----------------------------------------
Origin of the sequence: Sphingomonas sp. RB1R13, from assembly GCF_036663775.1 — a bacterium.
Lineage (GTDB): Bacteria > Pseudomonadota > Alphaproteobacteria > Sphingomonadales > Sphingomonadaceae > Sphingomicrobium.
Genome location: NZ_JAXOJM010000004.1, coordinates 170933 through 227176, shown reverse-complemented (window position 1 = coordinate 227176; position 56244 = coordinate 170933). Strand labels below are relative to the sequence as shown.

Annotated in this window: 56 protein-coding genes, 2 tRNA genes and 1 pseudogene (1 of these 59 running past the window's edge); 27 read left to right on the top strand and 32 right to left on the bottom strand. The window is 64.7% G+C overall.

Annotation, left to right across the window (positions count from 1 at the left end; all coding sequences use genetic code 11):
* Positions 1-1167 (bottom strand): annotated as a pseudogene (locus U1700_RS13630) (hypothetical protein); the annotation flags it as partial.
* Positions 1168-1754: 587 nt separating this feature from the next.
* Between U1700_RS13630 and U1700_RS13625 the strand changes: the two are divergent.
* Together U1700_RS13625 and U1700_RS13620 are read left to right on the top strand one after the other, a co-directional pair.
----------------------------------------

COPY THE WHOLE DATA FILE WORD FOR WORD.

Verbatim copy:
Origin of the sequence: Sphingomonas sp. RB1R13, from assembly GCF_036663775.1 — a bacterium.
Lineage (GTDB): Bacteria > Pseudomonadota > Alphaproteobacteria > Sphingomonadales > Sphingomonadaceae > Sphingomicrobium.
Genome location: NZ_JAXOJM010000004.1, coordinates 170933 through 227176, shown reverse-complemented (window position 1 = coordinate 227176; position 56244 = coordinate 170933). Strand labels below are relative to the sequence as shown.

Annotated in this window: 56 protein-coding genes, 2 tRNA genes and 1 pseudogene (1 of these 59 running past the window's edge); 27 read left to right on the top strand and 32 right to left on the bottom strand. The window is 64.7% G+C overall.

Annotation, left to right across the window (positions count from 1 at the left end; all coding sequences use genetic code 11):
* Positions 1-1167 (bottom strand): annotated as a pseudogene (locus U1700_RS13630) (hypothetical protein); the annotation flags it as partial.
* Positions 1168-1754: 587 nt separating this feature from the next.
* Between U1700_RS13630 and U1700_RS13625 the strand changes: the two are divergent.
* Together U1700_RS13625 and U1700_RS13620 are read left to right on the top strand one after the other, a co-directional pair.